Greg Vincent drolly compares the Indian response to the food crisis as a sandbox fight between children. To be fair, he enlarges on the simile in the original article in the NYT. However, I would offer a different perspective, trying to see the issue from closer to the point of view of 1.1 billion Indian citizens.
First, as I noted below in the comments, for some bizarre reason, biofuel proponents have seized on the emerging consensus view that diversion of land from food/feed crops to fuel is only ONE of the the reasons for skyrocketing food prices to absolve all blame. Bluntly put, they translate "not the only reason" to read "not a reason at all".
Compounding the confusion, most statements I have read simply stop smugly at that conclusion, implying that multiple causes means we cannot and should not do anything about any of them. I suspect ethanol defenders will even demand equal treatment for causes, in itself reminiscent of childhood: "if you can't lower oil prices, you shouldn't stop shifting acres to biofuels".
And [since the links to the original NYT article don't work] you couldn't read this curious coincidence further down which I found important:
Some economists argue that blaming India’s growth is not only unfair, but makes little sense.Hmmm. What new supply/demand factor could have exploded in 2007-8?
Food prices have not been rising continually as developing nations grew, said Ramgopal Agarwala, a former World Bank economist and senior adviser at RIS, a research institute in New Delhi. “They were static until 2006, then in 2007 and 2008 there was a sudden spark,” he said. But India has been growing for the last decade. This is “not last year’s phenomena,” he said. [More]
I have watched as a farm community 300+ times larger than ours struggles with their farm bill while we were loading up ours. The big issue: farm debt relief for millions of producers and whether to cap them for big farmers. It sound familiar until you realize the cap is 5 acres and the amount around $130.
India is working as diligently as its famously bloated and inefficient bureaucracy can to narrow the widening gap between educated workers benefiting from globalization and wretchedly poor farmers laboring to make the transition to modern agriculture. While this occurs, and due to our traditional indifference to this particular part of the world, it is easy to characterize Indian voices as the language of a childhood quarrel.
Except that for those of us with Indian doctors, who depend on Indian graduate students to power our biotech research, and or who have done the math on the the economic power of this emerging giant, the child metaphor falls flat.
Not do I think the CEO of one of our largest HFCS customers would find it amusing. Nor the CEO of the largest US bank. Or even one of ethanol's biggest investors.
The cheapest shot was the trivialization of the food crisis as "kink". It may be a kink where wheat is simply AN ingredient, but I bet it looks a whole lot more serious than a kink when wheat is THE ingredient in your diet.
The first would akin to 19th century Ireland, with poor people primarily eating wheat, and we can get odd effects. We could get such behaviour today with the really poor. In 1985, I happened to be an honoured guest at a hamlet in Western Maharashtra. The lunch they served me was: flat bread made of coarse grain. That's it. There was nothing else, just powdered red chili for flavour. [More from a superb article I linked earlier]A good friend of mine has a son who served in the Peace Corps in a desperately poor country. When he returned home, his son never got over the transition to food in abundance here, and it angered him deeply. My friend tried to understand the enduring resentment his son felt. Most of us simply cannot being to comprehend the effect of profound hunger on lives, and we'd better try to learn.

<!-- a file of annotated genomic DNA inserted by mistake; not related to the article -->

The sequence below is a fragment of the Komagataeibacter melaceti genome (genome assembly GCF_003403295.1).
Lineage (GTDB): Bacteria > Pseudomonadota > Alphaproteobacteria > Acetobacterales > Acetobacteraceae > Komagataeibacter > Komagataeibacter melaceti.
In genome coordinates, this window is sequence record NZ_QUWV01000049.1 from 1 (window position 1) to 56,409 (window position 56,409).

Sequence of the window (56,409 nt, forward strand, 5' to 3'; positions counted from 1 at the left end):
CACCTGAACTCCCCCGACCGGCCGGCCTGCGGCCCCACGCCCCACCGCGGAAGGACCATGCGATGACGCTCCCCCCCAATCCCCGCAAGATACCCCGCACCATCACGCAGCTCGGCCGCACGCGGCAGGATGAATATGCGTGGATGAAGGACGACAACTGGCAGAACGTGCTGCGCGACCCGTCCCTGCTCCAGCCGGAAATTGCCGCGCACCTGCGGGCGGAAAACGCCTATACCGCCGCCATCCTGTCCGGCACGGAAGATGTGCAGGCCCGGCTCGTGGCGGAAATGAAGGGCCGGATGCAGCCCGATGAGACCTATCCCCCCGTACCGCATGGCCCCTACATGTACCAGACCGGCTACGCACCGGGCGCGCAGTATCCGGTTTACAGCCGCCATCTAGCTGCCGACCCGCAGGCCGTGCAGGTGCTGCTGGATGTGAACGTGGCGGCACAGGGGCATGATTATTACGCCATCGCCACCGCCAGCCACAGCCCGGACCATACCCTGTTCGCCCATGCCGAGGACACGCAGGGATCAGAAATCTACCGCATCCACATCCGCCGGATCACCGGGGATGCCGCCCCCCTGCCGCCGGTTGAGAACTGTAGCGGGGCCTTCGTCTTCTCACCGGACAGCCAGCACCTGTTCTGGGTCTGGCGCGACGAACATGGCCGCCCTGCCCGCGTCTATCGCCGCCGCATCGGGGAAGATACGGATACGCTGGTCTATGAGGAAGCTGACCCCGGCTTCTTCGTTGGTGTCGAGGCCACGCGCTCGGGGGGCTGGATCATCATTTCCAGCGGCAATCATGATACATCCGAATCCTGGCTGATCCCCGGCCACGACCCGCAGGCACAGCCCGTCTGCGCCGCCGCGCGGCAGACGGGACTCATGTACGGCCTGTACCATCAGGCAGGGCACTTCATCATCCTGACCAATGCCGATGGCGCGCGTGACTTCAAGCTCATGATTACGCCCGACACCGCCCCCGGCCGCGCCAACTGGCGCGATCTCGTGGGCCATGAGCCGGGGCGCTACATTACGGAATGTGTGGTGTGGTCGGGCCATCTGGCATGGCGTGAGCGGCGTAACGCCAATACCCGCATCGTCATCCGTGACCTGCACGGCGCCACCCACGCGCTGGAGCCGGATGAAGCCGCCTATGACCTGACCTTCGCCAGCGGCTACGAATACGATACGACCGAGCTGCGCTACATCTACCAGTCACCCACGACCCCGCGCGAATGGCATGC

But my objection does not arise solely from a wishy-washy humanitarian sympathy, although that should suffice. Just as we ignored and condescended to China for decades only to face a future where the Chinese influence touches us often and powerfully, I think India will have a similar effect - and agriculture in the US will not be immune.
Here's a solid example of a reverse "kink" courtesy of those hungry farmers in India: potash prices.
Exports to China by Canpotex and Belarusian Potash will resume in June after a three-month stoppage due to price negotiations. India signed a contract with the two trading companies, which market more than half the world's potash, last month at a record $625 a ton, including freight costs. [More]And if you think gas prices are high now, wait until Tata's $2500 car hits the streets in India.
If we had a few hundred million citizens who face hunger daily, a farmer suicide problem, and one of the fastest growing populations, we might also be upset when global wheat supplies shrink due to corn displacing wheat acres - regardless of the economic reasoning. And if our traditional supplier told us, "It's your own fault for economic progress," I think I would remember that response for a long time. Even if our biofuel argument were sound (which I dispute), respect for the plight of Indian citizens and refraining from unhelpful metaphors cost us little, even when attacked unjustly (in our opinion).
People are power. I am more convinced of this every day. So despite any economic and social prejudices, I suggest discretion in our language - something we superpower citizens may have to brush up on.